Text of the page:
The Lost Continent
The Lost Continent
Prefatory: The Legatees of Deucalion
W e were both of us not a little stiff as the result of sleeping out in the open all that night, for even in Grand Canary the dew-fall and the comparative chill of darkness are not to be trifled with. For myself on these occasions I like a bit of a run as an early refresher.
But here on this rough ground in the middle of the island there were not three yards of level to be found, and so as Coppinger proceeded to go through some sort of dumb-bell exercises with a couple of lumps of bristly lava, I followed his example. Coppinger has done a good deal of roughing it in his time, but being a doctor of medicine amongst other things-he takes out a new degree of some sort on an average every other year-he is great on health theories, and practises them like a religion.
There had been rain two days before, and as there was still a bit of stream trickling along at the bottom of the barranca, we went down there and had a wash, and brushed our teeth. Greatest luxury imaginable, a toothbrush, on this sort of expedition.
"Now," said Coppinger when we had emptied our pockets, "there's precious little grub left, and it's none the better for being carried in a local Spanish newspaper."
"Yours is mostly tobacco ashes."
"It'll get worse if we leave it. We've a lot more bad scrambling ahead of us."
That was obvious. So we sat down beside the stream there at the bottom of the barranca, and ate up all of what was left. It was a ten-mile tramp to the fonda at Santa Brigida, where we had set down our traps; and as Coppinger wanted to take a lot more photographs and measurements before we left this particular group of caves, it was likely we should be pretty sharp set before we got our next meal, and our next taste of the PATRON'S splendid old country wine. My faith! If only they knew down in the English hotels in Las Palmas what magnificent wines one could get-with diplomacy-up in some of the mountain villages, the old vintage would become a thing of the past in a week.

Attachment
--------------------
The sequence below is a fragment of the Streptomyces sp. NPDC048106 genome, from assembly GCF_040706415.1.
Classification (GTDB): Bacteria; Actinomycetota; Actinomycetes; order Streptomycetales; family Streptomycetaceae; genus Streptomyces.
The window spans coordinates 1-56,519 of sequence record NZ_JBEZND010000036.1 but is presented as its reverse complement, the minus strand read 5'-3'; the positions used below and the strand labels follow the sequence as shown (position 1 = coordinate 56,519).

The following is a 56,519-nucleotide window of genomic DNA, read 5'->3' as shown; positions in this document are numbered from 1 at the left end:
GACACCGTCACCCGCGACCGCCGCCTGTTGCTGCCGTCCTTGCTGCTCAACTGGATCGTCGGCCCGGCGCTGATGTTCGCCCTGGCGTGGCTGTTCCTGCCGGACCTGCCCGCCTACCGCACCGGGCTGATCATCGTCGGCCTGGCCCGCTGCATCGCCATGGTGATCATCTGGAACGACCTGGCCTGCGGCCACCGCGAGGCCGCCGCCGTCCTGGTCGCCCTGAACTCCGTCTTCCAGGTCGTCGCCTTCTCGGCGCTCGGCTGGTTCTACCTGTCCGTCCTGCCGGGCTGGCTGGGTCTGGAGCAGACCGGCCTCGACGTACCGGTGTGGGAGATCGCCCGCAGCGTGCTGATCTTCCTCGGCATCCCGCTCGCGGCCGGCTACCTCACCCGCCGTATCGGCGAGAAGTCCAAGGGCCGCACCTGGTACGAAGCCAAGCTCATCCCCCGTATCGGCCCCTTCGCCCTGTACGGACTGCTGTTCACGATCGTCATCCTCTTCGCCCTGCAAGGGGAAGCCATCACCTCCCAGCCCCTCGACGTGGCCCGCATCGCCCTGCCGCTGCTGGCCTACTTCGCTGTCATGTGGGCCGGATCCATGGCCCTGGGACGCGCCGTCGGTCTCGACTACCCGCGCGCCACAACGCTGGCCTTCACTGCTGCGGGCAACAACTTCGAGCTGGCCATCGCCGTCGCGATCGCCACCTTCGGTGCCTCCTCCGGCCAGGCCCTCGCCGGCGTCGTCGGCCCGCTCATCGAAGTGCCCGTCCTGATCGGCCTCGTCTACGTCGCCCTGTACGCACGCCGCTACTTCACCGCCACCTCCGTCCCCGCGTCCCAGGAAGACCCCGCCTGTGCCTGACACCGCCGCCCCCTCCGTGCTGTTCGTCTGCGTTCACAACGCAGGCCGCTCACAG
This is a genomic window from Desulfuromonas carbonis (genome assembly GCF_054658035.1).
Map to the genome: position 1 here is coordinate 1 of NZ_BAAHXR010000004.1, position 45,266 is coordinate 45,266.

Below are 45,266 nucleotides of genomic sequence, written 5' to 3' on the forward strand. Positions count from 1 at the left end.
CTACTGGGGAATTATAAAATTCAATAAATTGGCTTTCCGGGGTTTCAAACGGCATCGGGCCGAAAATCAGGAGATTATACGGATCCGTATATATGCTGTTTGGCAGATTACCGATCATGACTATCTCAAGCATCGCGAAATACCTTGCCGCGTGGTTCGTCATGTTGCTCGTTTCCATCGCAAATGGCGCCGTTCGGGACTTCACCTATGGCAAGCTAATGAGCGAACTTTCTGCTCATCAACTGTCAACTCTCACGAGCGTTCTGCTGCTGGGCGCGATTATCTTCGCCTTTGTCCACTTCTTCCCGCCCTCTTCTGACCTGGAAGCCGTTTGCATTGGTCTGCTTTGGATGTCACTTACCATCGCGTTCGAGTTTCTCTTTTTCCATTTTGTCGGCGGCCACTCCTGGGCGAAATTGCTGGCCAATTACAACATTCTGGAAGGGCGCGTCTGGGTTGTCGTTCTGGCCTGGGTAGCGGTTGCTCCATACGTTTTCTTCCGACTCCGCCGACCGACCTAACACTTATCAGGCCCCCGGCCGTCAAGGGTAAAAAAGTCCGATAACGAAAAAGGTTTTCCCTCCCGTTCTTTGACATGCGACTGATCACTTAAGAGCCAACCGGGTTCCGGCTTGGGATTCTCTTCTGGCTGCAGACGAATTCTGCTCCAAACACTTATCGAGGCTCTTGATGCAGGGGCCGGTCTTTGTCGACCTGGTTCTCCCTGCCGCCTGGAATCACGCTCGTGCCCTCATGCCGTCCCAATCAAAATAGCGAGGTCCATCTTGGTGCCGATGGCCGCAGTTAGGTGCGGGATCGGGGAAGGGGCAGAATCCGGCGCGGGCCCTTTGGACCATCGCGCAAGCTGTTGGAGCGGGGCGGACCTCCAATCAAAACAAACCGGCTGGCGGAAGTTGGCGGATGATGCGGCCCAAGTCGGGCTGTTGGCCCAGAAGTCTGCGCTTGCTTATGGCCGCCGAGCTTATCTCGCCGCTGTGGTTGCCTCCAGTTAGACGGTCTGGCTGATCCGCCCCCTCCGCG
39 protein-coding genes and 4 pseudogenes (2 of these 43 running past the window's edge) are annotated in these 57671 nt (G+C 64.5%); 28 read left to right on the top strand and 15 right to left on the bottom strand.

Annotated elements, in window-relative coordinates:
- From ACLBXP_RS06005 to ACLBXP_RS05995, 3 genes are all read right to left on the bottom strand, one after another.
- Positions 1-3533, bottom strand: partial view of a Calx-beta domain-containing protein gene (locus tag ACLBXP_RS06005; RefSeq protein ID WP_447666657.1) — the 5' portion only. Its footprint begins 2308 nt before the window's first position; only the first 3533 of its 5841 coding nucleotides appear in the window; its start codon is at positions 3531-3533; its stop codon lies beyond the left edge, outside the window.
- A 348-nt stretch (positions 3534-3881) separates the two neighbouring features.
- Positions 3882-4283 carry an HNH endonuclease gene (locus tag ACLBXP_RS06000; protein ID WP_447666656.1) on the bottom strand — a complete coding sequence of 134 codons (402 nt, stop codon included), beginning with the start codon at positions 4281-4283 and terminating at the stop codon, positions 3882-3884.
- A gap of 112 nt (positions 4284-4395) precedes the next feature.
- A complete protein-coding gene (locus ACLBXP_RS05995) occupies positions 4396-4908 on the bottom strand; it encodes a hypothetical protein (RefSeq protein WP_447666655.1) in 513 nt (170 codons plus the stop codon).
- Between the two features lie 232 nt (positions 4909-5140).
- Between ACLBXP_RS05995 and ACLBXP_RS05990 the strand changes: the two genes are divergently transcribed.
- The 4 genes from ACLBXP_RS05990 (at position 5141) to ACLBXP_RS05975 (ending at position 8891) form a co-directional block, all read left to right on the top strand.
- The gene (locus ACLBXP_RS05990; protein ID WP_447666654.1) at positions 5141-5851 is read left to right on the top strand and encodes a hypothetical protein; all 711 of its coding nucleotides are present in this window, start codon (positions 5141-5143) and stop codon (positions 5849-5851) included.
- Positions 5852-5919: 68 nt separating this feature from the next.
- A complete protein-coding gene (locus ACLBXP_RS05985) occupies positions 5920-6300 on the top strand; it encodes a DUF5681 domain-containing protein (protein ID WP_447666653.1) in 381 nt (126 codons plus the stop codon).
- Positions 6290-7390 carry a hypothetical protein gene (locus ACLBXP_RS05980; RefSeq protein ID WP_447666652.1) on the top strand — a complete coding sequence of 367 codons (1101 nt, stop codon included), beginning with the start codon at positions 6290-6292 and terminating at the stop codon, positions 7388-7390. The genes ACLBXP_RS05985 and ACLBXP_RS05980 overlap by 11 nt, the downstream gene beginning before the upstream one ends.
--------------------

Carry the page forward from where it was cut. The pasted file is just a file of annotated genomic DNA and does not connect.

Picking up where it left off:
Now to tell the truth, the two mummies he had gathered already quite satisfied my small ambition. The goatskins in which they were sewn up were as brittle as paper, and the poor old things themselves gave out dust like a puffball whenever they were touched. But you know what Coppinger is. He thought he'd come upon traces of an old Guanche university, or sacred college, or something of that kind, like the one there is on the other side of the island, and he wouldn't be satisfied till he'd ransacked every cave in the whole face of the cliff. He'd plenty of stuff left for the flashlight thing, and twenty-eight more films in his kodak, and said we might as well get through with the job then as make a return journey all on purpose. So he took the crowbar, and I shouldered the rope, and away we went up to the ridge of the cliff, where we had got such a baking from the sun the day before.
Of course these caves were not easy to come at, or else they would have been raided years before. Coppinger, who on principle makes out he knows all about these things, says that in the old Guanche days they had ladders of goatskin rope which they could pull up when they were at home, and so keep out undesirable callers; and as no other plan occurs to me, perhaps he may be right. Anyway the mouths of the caves were in a more or less level row thirty feet below the ridge of the cliff, and fifty feet above the bottom; and Spanish curiosity doesn't go in much where it cannot walk.
Now laddering such caves from below would have been cumbersome, but a light knotted rope is easily carried, and though it would have been hard to climb up this, our plan was to descend on each cave mouth from above, and then slip down to th